In Harper Lee's To Kill a Mockingbird, what happens to Miss Maudie? How does she feel about it?

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tinandan eNotes educator| Certified Educator

Miss Maudie's house burns down in Chapter Eight of To Kill A Mockingbird.  

It was an unusually cold winter in Maycomb County, and many people lit fires in their fireplaces when most years they didn't need to.  Miss Maudie's house fire may have been caused by "the flue in the kitchen. [She] kept a fire in there last night for [her] potted plants."  

Miss Maudie's entire house burns down.  The Maycomb fire truck won't start in the unusual cold and has to be pushed to her house.  Then, when it does arrive, the fire hose bursts.  Some of Miss Maudie's furniture is saved by the men of the town, but her house and her beloved yard are completely destroyed. 

Presumably Miss Maudie feels grief and loss, but she does not show it.  A true Southern lady, she steadfastly looks on the bright side.  

"Always wanted a smaller house, Jem Finch.  Gives me more yard.  Just think, I'll have more room for my azaleas now!  ... Grieving, child?  Why, I hated that old cow barn.  Thought of settin' fire to it a hundred times myself, except they'd lock me up."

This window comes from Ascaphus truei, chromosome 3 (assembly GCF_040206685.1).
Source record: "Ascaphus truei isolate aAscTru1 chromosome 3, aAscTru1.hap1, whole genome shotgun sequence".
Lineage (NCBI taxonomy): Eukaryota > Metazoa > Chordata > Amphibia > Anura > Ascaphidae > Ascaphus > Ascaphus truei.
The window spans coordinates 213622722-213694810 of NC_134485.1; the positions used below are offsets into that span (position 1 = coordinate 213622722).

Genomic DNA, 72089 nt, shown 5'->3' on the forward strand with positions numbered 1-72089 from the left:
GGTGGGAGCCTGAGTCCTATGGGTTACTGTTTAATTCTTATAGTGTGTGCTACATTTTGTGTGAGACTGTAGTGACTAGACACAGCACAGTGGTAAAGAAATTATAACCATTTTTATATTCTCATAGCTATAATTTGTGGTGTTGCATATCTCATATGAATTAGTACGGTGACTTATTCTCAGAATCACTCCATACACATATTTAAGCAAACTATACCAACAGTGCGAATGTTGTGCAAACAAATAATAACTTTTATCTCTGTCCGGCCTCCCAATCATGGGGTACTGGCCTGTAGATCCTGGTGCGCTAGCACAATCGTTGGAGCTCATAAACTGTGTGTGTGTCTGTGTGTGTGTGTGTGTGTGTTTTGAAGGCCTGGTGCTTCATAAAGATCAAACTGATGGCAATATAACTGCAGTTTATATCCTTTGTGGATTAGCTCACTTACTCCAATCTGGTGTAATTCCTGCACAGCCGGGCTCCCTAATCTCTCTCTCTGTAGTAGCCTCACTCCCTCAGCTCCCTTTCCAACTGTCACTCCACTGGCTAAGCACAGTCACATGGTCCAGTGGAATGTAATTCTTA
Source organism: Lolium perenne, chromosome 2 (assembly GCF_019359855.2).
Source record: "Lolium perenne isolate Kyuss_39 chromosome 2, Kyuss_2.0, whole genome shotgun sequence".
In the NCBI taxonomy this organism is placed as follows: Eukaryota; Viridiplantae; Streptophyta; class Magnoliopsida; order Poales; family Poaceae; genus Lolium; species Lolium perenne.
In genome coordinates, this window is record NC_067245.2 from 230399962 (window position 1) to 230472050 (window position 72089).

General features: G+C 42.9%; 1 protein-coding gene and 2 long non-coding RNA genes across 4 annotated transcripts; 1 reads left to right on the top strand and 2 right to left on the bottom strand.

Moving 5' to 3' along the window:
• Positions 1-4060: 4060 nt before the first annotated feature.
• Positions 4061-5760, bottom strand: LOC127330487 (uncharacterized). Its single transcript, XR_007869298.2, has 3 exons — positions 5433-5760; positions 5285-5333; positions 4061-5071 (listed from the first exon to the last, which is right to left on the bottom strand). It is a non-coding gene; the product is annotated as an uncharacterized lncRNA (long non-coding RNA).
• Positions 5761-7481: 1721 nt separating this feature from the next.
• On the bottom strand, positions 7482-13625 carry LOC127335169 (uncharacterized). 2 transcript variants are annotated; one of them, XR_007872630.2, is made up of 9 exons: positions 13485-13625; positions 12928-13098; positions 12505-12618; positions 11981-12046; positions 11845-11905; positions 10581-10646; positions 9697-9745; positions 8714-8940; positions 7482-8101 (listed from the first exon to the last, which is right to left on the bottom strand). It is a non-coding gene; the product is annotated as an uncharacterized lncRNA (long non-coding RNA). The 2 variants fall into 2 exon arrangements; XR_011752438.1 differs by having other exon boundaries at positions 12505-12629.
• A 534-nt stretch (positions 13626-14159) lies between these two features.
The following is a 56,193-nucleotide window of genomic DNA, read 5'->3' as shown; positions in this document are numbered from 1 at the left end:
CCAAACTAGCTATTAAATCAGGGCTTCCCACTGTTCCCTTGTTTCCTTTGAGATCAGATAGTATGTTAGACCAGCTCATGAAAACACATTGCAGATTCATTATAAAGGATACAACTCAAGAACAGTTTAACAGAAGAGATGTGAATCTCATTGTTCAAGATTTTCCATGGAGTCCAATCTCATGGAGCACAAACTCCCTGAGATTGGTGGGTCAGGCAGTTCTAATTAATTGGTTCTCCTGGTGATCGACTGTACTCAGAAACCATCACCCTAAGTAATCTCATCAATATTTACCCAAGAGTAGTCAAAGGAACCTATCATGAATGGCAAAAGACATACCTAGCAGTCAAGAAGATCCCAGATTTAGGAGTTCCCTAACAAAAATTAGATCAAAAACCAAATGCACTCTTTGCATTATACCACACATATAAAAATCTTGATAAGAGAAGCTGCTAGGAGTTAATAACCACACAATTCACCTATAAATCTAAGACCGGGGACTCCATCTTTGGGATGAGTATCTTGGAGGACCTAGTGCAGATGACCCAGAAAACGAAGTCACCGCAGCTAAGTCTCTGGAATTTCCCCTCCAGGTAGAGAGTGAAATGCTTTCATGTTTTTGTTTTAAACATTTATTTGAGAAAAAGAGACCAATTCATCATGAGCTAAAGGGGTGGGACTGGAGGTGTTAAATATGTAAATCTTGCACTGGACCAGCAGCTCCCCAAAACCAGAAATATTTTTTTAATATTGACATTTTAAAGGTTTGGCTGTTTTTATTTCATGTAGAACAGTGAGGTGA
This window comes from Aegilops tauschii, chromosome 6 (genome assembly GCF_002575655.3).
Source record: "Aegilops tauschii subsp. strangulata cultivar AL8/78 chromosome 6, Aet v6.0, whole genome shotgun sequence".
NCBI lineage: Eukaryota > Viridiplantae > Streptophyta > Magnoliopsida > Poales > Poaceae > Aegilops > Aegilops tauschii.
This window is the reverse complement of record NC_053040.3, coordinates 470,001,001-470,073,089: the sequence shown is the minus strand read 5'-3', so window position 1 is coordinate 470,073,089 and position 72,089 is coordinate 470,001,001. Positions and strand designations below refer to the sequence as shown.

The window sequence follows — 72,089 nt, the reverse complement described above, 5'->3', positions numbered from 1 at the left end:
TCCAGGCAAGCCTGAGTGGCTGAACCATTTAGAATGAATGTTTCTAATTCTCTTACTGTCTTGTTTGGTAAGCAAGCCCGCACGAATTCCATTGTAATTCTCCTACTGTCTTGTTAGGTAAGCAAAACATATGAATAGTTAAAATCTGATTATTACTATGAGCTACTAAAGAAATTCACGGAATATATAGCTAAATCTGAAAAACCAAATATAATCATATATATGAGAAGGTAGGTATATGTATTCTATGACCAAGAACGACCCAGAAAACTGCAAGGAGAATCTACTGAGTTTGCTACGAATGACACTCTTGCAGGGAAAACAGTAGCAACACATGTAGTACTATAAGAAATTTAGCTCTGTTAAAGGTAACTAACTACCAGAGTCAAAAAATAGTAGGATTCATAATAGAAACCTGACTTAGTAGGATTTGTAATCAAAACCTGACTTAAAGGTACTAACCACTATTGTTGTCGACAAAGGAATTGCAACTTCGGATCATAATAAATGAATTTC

Miss Maudie's insistence that she "hated" the old house, and actually welcomes this turn of events, perhaps shades into pride.  But it is probably also an effort to spare other people, especially the children, the burden of seeing her grieve.  Even in her crisis, she is still selfless.  

Miss Maudie puzzled me.  With most of her possessions gone and her beloved yard a shambles, she still took a lively and cordial interest in Jem's and my affairs.  

"Only thing I worried about last night was all the danger and commotion it caused.  This whole neighborhood could have gone up." 

Though perhaps erring a bit too much on the side of keeping up a brave face, Miss Maudie is nevertheless a great example for the children of strength in adversity. 

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To Kill a Mockingbird

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